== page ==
The City of Madison has dropped its opposition to Taco Bell Cantina's request for an alcohol license. The fast food chain will be allowed to sell alcohol in the coming days on State Street. The city council had failed last fall to override Mayor Soglin's veto which prevented the business from moving forward with acquiring an alcohol license. The matter then proceeded to court due to a lawsuit brought by Taco Bell against the city, which was supported by Judge Rhonda Lanford. It was subsequently due to be heard on appeal.
District 6 Alder Marsha Rummel has introduced legislation that would allow alcohol to be served on site, in addition to be sold for customers to take home.
Wisconsin Public Radio discusses high risk drinking; New Madison group combats littering, promotes drunkenness
As anyone who lives in Wisconsin knows, alcohol is common at most public events. Now there is a group calling itself "Drunk in Public Picking up Litter." What looks like a very good natured and well-intentioned people are now partnering with local taverns to pick up trash.
The event coincides with a new feature series on Wisconsin Public Radio entitled "High Tolerance: Wisconsin's Complicated Relationship with Alcohol."
Knowledge is power. Understanding the complexity of the harms related to alcohol use requires scientific and media literacy. This article (How Much Alcohol Can You Drink Safely? by Kim Tingley) in the New York Times published last week explains some of the complexities. My two cents on the issue are that we ought not only look at direct health impacts like cancer or heart disease, but we should be looking at broader public health impacts.
Who would have thunk it? Christopher Snowden has written several books about how government should get out of the business of regulating peoples' health. He is a hired spokesperson for the tobacco industry. I urge you to read this article about him in Forbes and then do a little research on your own.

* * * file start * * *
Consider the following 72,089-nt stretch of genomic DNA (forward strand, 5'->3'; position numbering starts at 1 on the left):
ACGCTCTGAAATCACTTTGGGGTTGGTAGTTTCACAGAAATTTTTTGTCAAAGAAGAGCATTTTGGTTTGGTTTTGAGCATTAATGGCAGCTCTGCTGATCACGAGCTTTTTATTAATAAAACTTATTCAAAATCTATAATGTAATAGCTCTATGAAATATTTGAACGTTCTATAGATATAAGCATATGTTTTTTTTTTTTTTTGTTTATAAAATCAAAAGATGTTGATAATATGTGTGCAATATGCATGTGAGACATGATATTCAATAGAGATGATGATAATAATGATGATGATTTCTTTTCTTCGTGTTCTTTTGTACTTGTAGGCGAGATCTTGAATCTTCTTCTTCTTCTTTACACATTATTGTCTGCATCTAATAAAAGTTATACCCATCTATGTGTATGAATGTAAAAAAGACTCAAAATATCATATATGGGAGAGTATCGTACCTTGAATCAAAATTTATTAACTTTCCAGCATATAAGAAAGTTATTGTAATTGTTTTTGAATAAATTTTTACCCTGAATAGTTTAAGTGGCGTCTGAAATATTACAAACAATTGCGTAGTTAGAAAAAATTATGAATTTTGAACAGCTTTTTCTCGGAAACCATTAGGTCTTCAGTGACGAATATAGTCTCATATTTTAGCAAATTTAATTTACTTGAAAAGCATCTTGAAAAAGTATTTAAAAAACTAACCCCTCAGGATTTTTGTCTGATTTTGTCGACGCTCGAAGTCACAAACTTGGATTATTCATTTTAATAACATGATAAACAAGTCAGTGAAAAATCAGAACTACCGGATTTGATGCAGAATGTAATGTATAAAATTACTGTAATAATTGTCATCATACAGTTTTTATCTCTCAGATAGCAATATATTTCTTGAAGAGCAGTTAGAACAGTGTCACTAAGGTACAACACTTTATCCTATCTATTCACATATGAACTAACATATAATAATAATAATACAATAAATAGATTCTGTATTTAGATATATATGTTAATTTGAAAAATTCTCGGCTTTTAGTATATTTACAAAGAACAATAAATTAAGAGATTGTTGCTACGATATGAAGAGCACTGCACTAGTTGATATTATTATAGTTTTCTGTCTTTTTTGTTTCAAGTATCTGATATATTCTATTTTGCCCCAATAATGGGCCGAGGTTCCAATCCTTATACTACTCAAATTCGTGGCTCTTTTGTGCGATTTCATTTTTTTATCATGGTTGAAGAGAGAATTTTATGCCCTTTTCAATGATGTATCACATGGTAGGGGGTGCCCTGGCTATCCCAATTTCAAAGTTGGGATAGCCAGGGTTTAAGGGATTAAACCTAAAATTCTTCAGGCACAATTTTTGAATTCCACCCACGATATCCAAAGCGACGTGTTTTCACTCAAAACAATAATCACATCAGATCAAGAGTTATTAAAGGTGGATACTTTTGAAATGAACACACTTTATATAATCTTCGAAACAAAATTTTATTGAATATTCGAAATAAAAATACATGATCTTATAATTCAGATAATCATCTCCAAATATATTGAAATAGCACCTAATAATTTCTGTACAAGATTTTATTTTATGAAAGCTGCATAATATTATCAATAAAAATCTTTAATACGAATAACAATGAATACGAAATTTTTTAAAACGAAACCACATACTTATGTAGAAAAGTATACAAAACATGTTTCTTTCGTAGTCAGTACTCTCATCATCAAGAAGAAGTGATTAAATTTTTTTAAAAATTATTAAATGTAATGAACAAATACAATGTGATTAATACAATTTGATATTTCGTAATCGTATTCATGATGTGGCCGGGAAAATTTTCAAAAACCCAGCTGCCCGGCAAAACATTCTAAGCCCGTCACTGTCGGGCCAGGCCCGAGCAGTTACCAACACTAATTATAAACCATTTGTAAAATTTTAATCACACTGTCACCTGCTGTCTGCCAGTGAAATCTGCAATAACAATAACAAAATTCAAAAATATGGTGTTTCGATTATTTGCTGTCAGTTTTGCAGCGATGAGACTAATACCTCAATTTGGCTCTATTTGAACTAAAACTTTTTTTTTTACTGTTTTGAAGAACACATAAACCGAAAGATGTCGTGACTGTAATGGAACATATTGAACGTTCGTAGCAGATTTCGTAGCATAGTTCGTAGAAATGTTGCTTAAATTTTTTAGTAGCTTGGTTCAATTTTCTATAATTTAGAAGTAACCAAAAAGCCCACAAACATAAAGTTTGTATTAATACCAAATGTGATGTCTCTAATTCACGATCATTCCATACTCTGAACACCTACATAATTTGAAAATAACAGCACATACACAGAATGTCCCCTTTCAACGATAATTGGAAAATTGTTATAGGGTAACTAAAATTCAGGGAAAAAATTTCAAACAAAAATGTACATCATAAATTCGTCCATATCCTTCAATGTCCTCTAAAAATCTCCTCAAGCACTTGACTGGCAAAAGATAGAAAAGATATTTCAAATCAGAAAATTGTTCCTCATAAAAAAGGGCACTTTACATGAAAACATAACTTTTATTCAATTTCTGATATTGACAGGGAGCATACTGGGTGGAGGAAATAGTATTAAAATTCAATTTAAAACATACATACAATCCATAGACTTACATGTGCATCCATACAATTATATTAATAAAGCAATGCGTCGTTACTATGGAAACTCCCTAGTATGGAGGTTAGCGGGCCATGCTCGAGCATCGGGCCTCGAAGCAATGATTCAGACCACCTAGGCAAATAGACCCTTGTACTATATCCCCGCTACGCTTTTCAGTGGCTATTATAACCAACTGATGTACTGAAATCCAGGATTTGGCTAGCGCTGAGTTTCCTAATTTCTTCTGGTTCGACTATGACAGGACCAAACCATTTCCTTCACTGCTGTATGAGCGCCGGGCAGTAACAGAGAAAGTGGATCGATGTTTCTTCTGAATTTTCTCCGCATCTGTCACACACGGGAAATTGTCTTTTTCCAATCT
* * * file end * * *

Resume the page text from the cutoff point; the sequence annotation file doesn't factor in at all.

Alder Marsha Rummel sent out a recent invite to take part in a, "neighborhood meeting where we will hear about a proposal to open Tapster, a self-pour tasting room, at 2000 Atwood Avenue, former location of Vault Interiors & Design. Tapster’s offerings would include beer, cider, wine, cocktails, kombucha, soda, juice, and cold brew coffee on tap, and they would have skee ball, a pool table and shuffleboard. They would not have a kitchen but would partner with neighboring restaurants to offer their food to Tapster’s customers. Proposed hours of operation are Monday-Thursday, 5pm-12am; Friday, 4pm-2am; Saturday, 11am-2am; and Sunday, 11am-11pm. They are considering opening Monday-Thursday, 9am-5pm, as a co-working space. They would need a Class B Combination Liquor & Beer license, but they have not yet applied."
The public meeting was inconveniently timed - 7 pm on Wednesday, May 8th. Many neighborhood parents and relatives were attending an all school band concert at O'Keeffe Middle School and could not attend the neighborhood meeting. It is not clear if Tapster is the same outfit as this one in Chicago, but it seems likely.
About this blog
I am a Licensed Clinical Social Worker, with a background in addictions counseling living in Madison, Wisconsin. I created this blog to raise awareness about drinking culture, alcohol outlet density, alcohol policy, alcohol dependence and risks.